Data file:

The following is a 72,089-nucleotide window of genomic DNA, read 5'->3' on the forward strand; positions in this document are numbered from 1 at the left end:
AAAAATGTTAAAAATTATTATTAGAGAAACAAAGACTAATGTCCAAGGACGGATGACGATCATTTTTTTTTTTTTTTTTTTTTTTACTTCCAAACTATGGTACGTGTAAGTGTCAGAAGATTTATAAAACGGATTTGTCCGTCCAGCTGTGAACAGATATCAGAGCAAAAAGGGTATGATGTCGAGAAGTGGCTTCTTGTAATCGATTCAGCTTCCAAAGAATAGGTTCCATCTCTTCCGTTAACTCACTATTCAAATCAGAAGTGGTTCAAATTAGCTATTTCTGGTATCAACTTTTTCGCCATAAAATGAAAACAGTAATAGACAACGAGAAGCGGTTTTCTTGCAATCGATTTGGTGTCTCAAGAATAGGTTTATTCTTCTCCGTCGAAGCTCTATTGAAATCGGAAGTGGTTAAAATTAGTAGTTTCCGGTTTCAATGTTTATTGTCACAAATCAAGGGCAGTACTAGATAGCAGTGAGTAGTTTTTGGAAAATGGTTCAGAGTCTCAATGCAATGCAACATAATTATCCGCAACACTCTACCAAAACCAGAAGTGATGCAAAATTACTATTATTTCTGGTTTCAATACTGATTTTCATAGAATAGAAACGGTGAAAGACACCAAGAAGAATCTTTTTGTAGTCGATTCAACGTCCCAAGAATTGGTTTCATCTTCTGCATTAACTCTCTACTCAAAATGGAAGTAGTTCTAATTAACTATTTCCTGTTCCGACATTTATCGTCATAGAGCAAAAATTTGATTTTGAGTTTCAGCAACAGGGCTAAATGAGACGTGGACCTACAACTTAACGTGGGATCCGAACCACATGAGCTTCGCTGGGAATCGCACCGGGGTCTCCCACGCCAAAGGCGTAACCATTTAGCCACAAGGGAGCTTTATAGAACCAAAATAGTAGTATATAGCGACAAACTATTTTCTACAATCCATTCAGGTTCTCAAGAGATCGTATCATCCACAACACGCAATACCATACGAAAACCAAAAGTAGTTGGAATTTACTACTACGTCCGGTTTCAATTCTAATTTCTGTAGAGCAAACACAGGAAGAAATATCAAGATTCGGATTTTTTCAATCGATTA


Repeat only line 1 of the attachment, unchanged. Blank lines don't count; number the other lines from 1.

The following is a 72,089-nucleotide window of genomic DNA, read 5'->3' on the forward strand; positions in this document are numbered from 1 at the left end: